• Years ago, some friends moved back to near where we lived at the time. They’d been quite successful in business, then sold out profitably and moved back. Bought a largish farm with row-crop acreage as well as pasture. They rented out the crop land and kept the pasture for their horses that they loved. He built a huge, nice-looking barn first for storage and shop space and built in some living quarters in the barn to tide them over until their big nice home that they’d always wanted could be planned and built. Soon, they discovered that they liked living in their big, nice barn well enough that they decked out their existing living quarters and just stayed in the barn. We visited them several times before we moved away, and it all worked so well that I’ve wanted to do the same thing ever since.

            My wife? Not so much.

            So we compromised and did it her way. 🙂

            Liked by 1 person

            • Yeah, my dad had to make the same compromise. He was in love with the Rocky Mountains. He was in Colorado on business one summer and came home with the deed to a heavily wooded tract of land out in the wilderness many miles from neighbors or hints of civilization. It had a dirt road that got you to the property, but that’s all. It cost only five grand- just imagine the potential! Mom said NO. No cooking at elevation, no leaving her garden, her church, her children, just No! Thirty or more years have passed, and they are both gone, and the property is still as it was and has been for eons. It is little wonder. The land would be difficult to build on, the roads inaccessible more months than they would be accessible and even then the roads are often washed away in spring thaws and flooding. There are no utility services available and although most who choose to live out there are off the grid using bottled gas for light, hot water, cooking, and as backup home heating. One would pray that they don’t run out of gas before the roads are once again drivable. Since no one else lives on any of the four or five roads off the nearest major road, if you want plowed roads you need to plow them yourself or pay someone else to do it for you. I don’t know how else you could keep enough food to stay over the winter and spring months if you can’t get to town for half or more of the year. Arraignments can be made to truck in water in summer months at some cost, but most people drill wells. I’m sure there are still no cellular towers within range, and it would cost a fortune to run a landline in.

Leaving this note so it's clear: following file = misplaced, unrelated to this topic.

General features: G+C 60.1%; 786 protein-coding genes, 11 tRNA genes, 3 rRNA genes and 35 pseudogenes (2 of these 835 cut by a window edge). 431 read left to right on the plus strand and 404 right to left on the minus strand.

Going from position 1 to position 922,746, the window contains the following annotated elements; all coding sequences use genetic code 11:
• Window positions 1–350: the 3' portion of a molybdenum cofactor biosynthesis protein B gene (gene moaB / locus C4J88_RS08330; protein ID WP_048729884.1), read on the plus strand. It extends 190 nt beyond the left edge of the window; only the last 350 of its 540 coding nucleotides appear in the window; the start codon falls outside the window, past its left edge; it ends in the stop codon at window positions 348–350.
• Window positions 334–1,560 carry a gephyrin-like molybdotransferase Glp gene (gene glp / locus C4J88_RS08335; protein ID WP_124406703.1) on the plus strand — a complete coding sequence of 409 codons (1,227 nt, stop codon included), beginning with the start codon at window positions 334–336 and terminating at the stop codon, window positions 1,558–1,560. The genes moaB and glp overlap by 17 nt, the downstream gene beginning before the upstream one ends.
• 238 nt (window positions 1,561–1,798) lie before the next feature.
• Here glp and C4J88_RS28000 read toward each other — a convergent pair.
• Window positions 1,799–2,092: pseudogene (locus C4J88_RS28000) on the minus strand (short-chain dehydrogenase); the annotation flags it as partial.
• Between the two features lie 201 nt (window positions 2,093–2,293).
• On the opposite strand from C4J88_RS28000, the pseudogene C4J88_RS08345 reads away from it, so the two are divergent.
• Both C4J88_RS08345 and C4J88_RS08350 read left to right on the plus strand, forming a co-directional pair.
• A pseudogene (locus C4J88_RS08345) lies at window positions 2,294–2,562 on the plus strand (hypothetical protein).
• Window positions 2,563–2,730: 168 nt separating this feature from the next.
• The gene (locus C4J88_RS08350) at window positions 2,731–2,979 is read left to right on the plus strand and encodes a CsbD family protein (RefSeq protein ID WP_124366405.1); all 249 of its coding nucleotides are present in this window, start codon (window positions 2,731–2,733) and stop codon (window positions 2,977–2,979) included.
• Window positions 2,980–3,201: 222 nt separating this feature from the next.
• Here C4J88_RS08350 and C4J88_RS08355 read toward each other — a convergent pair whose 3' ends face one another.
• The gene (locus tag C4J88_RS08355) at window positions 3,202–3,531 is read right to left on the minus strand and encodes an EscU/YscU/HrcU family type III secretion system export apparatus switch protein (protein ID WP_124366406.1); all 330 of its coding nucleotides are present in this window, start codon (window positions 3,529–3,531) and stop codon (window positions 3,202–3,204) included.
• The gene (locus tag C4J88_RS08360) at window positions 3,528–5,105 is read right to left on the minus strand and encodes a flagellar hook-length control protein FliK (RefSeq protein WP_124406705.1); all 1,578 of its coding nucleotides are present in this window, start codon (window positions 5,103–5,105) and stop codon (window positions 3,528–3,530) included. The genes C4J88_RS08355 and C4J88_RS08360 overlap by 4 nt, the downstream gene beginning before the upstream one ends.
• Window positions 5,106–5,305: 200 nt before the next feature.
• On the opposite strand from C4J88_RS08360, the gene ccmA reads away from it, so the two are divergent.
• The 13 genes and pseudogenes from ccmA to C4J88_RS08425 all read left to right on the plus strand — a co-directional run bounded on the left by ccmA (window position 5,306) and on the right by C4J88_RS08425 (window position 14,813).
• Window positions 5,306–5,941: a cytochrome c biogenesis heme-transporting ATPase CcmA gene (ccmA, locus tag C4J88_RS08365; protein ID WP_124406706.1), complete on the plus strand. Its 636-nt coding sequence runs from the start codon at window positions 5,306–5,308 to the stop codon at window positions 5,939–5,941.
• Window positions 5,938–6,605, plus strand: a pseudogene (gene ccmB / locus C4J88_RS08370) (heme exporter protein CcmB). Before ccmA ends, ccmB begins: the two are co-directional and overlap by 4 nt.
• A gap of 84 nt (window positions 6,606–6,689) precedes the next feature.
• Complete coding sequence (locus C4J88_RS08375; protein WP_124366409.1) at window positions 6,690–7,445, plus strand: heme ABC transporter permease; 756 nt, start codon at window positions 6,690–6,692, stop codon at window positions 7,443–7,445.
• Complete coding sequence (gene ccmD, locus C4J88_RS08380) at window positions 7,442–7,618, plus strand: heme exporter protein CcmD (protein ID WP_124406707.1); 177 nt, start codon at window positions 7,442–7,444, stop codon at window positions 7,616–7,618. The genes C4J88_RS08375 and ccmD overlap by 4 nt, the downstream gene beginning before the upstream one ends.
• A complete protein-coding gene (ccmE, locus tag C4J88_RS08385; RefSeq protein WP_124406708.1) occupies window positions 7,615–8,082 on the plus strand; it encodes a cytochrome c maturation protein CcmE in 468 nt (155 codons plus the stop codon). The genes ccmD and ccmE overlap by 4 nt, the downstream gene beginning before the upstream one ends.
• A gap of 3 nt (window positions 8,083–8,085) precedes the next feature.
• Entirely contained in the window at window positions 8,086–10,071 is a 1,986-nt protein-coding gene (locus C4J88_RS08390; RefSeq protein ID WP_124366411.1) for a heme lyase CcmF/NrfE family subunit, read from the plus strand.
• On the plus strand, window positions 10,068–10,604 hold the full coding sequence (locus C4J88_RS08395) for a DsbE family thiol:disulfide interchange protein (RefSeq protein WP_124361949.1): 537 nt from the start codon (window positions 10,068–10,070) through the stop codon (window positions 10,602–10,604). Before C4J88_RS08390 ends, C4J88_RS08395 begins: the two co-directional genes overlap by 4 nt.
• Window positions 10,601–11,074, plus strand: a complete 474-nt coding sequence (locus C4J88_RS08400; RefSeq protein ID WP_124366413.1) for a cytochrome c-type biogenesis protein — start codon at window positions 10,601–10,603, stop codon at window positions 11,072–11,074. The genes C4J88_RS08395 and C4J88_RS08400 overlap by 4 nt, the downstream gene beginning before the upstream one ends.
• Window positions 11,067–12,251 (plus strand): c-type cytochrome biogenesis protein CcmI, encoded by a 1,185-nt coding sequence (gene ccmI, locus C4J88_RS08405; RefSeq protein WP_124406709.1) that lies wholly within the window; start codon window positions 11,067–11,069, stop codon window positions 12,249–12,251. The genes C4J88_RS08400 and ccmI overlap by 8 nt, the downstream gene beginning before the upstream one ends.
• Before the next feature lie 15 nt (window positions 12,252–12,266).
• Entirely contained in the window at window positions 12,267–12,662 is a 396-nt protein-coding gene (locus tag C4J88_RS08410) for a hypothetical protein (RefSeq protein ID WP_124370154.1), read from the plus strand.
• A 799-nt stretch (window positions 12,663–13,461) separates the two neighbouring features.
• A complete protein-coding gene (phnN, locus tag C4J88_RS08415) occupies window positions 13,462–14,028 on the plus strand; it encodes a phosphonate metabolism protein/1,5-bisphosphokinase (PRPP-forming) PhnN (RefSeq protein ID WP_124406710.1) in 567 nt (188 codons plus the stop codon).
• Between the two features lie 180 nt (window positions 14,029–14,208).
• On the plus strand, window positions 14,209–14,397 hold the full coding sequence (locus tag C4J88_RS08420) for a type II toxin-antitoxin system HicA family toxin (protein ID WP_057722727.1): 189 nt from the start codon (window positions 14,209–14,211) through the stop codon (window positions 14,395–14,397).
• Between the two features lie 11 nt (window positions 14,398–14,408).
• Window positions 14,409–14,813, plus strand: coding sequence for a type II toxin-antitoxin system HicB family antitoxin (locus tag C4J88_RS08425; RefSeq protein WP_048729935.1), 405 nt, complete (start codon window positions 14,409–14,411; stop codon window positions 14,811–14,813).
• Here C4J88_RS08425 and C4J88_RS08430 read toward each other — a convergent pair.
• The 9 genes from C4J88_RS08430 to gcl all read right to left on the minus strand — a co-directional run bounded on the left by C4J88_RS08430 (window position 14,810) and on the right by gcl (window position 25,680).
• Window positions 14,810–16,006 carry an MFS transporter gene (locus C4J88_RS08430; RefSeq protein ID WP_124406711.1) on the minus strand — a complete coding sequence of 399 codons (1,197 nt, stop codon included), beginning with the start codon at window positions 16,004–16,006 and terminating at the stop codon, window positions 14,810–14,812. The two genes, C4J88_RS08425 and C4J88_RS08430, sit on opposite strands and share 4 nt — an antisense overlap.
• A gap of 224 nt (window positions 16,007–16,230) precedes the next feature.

I had a friend who lived just a quarter mile from electric and phone lines and it cost many thousands of dollars to bring those cables up to her house.

              My mom was wise to say no. I don’t think very many people could endure total isolation and the worries that go with being so close to terror of death if any number of calamities befell during their winter and spring months. If anyone had the skills to do so it was my parents, but I don’t think Dad thought about all the practical aspects of living year-round in the wilderness.

              I sold that property – never any of us except Dad seeing it except by satellite images for a thousand dollars more than the purchase price. I doubt we covers a third of the property taxes paid over the years. The buyer wanted it for private hunting grounds.

              Liked by 2 people

              • Satellite phone is the usual answer to the absence of communication. The rest of the downside would take money, hardiness, determination, skill, and did I mention money? Considered precisely the same thing thirty or forty years ago. Had everything except the money. Understand completely.

                Liked by 1 person

                • I would have been all set to do that 20 years ago. Now, not so much. Our new place is out in the country, but “the country” is only ten minutes’ drive on pavement to town and the fire hall is only 5 minutes away. Yep, we’re really roughing it…

                  Liked by 1 person

              • Come to think of it, el Tea, my wife’s granddad did something like that many, many years ago, except it was with a patch of meadow pasture land in Colorado. I’ve never been to it–don’t even know where it was–only heard bits and pieces of the story about it from her dad and aunt and uncles. What I gleaned from it all that ‘outsiders’ should do *all* their homework before buying rural land there. Something called ‘riparian rights’ is (or was, at least) used to, er, entice, uh, unsuspecting potential clientele into throwing money away.

                In Texas, if one buys, say, a farm, then the water rights, both above ground and underground, are conveyed with the title to the land, part and parcel. Not so in Colorado, from what I understand. After the transaction closed, Grandad started proceedings to get water wells drilled for cattle water and irrigation. That was when the parties involved informed him that he, in fact, owned no rights to any underground water at all, nor were they available at any price. To make a long–and rather interesting, from what Grandad’s kids said, and especially what they did NOT say–story short, Grandad declined the generous offer to sell the land back to those involved–at a loss–and kept the land.

                He did considerable research on his own and hired a bunch more done. I still don’t know what all was involved, but the bunch that tried to swindle him did not profit from their efforts at all. Quite the opposite, from what I understand, which is not much.